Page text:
Writing on the wall
There’s color going up on the walls near Frankford and Kensington avenues.
Two big murals — one depicting Frankford’s history and the other its neighborhood pride — will be completed by the end of the month, artist Cesar Viveros said in an interview on Thursday. A third panel, showing the neighborhood’s potential, is expected to be finished before the end of November.
“It all depends on the weather,” said Netanel Portier, project manager for the city’s Mural Arts program. Installation can’t progress when it rains, she said.
When a fourth mural is installed in the spring a few blocks north on Frankford Avenue and facing St. Mark’s Church, the Imagining Frankford series will be complete. The title and the design of that final mural has not been worked out.
The murals really will be Frankford’s own artworks. Neighborhood residents have had a say in their content and execution. Viveros and Portier spent months meeting with residents in groups and individually, listening to and recording their reminiscences and dreams.
For Viveros, the research included riding the El, which comes into Frankford at Kensington and Frankford avenues. He said at a community meeting in February that he wanted the murals to be seen from the train.
That shouldn’t be difficult because the walls being used for the murals are wide and more than two-stories high.
The murals aren’t painted directly onto those walls. They’re painted onto panels of what Portier calls “parachute cloth,” and then affixed to the walls. That process opened up opportunities for residents old and young to have a hand in painting what Viveros began putting up a few weeks ago.
There were two “community paint days” in August at the Second Baptist Church of Frankford, at Mulberry and Meadow streets, Portier said. And every day that month about 50 youngsters got involved at the Northeast Frankford Boys and Girls Club on Kinsey Street, she said.
Paint day participants did things by the numbers. Viveros had 5 feet by 5 feet pieces of cloth on which mural segments were outlined. Each outline was divided into numbered segments so neighborhood artists could brush on numbered colors from cups of paint.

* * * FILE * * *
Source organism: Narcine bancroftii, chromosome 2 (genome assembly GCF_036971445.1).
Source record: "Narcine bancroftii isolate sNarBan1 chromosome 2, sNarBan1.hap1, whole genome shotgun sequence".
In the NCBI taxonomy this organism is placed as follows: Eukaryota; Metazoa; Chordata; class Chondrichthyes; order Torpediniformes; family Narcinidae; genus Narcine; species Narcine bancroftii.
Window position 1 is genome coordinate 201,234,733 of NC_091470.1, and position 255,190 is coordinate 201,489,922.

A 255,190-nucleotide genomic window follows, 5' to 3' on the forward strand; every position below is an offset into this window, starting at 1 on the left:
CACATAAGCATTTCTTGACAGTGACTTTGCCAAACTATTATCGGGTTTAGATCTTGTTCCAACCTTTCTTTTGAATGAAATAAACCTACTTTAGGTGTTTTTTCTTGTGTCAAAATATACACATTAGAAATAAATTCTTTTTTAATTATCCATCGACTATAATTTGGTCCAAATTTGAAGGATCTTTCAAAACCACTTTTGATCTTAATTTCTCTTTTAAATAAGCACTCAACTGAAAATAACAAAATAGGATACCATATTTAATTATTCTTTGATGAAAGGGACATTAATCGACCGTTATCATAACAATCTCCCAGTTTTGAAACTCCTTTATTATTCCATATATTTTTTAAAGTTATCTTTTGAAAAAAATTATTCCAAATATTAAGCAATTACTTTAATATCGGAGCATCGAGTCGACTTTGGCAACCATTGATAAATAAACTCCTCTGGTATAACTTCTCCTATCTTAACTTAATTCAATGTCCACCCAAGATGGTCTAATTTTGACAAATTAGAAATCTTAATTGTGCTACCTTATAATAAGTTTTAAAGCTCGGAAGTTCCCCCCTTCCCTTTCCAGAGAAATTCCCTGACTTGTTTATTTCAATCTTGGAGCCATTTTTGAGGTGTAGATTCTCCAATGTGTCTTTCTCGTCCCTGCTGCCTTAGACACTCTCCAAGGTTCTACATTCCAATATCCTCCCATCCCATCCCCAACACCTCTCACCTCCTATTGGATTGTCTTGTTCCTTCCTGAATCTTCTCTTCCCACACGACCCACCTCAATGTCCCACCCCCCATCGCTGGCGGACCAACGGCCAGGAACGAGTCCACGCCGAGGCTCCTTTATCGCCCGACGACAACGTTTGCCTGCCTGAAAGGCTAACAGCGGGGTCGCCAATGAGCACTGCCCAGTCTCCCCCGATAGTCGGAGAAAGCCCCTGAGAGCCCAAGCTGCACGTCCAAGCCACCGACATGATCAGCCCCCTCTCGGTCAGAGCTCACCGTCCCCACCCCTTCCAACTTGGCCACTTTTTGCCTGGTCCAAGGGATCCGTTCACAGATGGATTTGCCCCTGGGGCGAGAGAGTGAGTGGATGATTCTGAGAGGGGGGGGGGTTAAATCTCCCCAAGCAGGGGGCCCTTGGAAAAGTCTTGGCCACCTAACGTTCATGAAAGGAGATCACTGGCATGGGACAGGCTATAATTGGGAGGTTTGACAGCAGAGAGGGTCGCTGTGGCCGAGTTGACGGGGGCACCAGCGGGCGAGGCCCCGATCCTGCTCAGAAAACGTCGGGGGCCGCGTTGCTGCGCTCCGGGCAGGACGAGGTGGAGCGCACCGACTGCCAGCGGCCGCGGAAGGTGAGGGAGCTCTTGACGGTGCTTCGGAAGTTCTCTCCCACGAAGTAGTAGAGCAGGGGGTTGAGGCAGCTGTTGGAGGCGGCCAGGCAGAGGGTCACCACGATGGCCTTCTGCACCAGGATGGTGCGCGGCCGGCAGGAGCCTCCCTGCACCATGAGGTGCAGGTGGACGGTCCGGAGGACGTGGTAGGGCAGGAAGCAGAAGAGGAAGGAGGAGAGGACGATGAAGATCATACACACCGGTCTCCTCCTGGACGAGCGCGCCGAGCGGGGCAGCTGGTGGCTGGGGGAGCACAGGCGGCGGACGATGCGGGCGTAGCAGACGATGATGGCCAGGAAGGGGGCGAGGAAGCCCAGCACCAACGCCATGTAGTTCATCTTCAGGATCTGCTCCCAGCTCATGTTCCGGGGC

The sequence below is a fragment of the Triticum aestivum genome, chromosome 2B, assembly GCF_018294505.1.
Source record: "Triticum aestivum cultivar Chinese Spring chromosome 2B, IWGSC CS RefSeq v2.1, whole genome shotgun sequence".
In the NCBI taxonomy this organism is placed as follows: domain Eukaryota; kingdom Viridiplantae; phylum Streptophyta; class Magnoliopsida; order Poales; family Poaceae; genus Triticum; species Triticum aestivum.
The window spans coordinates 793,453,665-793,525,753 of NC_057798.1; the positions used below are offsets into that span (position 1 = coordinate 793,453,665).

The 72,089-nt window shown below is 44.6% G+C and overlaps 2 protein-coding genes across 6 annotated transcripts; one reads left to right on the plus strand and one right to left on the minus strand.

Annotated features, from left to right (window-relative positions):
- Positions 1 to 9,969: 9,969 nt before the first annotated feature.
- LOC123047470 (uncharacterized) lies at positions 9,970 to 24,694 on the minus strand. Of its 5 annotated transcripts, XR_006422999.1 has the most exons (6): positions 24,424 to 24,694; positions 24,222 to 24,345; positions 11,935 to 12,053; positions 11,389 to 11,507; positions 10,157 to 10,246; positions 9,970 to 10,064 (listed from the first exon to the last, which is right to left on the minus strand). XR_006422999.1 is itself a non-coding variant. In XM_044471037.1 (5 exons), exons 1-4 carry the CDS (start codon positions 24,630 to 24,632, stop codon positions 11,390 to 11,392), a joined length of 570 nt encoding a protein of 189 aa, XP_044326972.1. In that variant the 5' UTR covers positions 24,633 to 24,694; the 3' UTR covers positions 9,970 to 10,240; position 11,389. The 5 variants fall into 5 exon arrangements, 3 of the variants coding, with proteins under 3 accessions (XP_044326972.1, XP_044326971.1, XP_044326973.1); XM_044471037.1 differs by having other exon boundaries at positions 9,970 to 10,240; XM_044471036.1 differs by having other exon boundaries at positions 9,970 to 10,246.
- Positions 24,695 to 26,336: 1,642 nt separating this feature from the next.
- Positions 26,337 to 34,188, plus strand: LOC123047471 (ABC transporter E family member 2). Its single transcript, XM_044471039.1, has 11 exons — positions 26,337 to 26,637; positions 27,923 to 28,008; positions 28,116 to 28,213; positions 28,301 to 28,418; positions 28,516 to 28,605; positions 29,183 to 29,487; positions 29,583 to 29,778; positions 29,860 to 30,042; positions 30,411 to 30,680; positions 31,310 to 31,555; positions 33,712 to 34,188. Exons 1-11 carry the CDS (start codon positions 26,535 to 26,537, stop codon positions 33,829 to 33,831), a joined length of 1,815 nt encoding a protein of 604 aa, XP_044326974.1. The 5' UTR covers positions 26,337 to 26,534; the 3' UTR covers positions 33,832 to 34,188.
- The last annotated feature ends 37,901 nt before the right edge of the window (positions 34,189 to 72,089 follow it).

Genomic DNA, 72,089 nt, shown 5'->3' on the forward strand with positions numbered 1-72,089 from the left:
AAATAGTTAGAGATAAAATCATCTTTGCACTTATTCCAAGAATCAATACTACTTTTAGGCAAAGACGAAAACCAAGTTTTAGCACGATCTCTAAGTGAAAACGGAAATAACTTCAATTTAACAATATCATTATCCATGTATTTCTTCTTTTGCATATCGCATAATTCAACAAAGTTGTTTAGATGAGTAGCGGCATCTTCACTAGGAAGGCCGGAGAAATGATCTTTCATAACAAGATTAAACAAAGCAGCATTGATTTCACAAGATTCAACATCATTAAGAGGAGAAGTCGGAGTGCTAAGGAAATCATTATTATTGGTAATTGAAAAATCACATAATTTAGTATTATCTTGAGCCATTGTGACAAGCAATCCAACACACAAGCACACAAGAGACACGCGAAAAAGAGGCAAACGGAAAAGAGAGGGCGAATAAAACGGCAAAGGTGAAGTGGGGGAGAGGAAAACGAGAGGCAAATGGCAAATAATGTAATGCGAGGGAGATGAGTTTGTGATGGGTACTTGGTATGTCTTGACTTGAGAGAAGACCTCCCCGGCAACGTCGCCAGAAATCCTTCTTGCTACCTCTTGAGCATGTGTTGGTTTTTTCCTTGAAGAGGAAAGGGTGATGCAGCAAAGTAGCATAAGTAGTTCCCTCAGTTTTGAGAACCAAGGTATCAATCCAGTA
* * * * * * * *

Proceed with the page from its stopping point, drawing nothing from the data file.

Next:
“It’s a giant paint-by-numbers,” Portier said in an interview earlier in the summer.
Now that installation has begun, the community continues to participate, Viveros said.
“A lot of people stop and compliment the work,” he said.
Now that so many images are going up on what had been bare walls, people are asking some questions.
“We’re having a nice conversation with the community,” Viveros said.
Installing the panel titled Pride is more technically complicated, Portier said, because the wall at 4248 Frankford Ave. is not smooth and has a lot of angles that must be worked around.
What Portier and Viveros found to be smooth was the cooperation they have received since they began the Frankford project in 2011.
“The community has a lot of pride and has been very supportive,” Portier said. “It’s been a pleasure working in Frankford.” ••
The Colors of Frankford
Two of the Mural Arts program’s four Imagining Frankford murals are almost complete and can be seen near Womrath Park at 4248 Frankford Ave. and 4122-50 Frankford Ave.
The murals should be completely installed by the end of October, weather permitting.
If conditions are good, a third will be up before the end of November. A fourth mural will be designed over the winter and is expected to be up at 4426-28 Frankford Ave. in the spring.
Visit www.muralarts.org for more information.